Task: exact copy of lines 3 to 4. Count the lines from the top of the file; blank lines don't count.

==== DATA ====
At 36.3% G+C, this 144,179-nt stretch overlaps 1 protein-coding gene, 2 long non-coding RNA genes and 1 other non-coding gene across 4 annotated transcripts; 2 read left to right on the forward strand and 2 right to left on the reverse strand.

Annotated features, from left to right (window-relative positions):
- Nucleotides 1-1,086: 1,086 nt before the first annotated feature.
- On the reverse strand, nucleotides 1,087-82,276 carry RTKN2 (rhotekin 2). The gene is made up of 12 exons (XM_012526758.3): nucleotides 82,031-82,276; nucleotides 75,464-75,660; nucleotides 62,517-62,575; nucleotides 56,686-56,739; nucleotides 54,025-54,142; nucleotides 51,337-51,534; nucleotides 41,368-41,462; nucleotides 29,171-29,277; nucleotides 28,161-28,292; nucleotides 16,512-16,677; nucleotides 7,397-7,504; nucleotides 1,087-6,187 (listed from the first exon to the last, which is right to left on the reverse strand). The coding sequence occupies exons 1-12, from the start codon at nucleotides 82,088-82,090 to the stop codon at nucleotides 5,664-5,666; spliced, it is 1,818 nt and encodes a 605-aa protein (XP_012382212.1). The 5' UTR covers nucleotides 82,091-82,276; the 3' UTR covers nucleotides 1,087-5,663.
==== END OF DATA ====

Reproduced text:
- Nucleotides 1-1,086: 1,086 nt before the first annotated feature.
- On the reverse strand, nucleotides 1,087-82,276 carry RTKN2 (rhotekin 2). The gene is made up of 12 exons (XM_012526758.3): nucleotides 82,031-82,276; nucleotides 75,464-75,660; nucleotides 62,517-62,575; nucleotides 56,686-56,739; nucleotides 54,025-54,142; nucleotides 51,337-51,534; nucleotides 41,368-41,462; nucleotides 29,171-29,277; nucleotides 28,161-28,292; nucleotides 16,512-16,677; nucleotides 7,397-7,504; nucleotides 1,087-6,187 (listed from the first exon to the last, which is right to left on the reverse strand). The coding sequence occupies exons 1-12, from the start codon at nucleotides 82,088-82,090 to the stop codon at nucleotides 5,664-5,666; spliced, it is 1,818 nt and encodes a 605-aa protein (XP_012382212.1). The 5' UTR covers nucleotides 82,091-82,276; the 3' UTR covers nucleotides 1,087-5,663.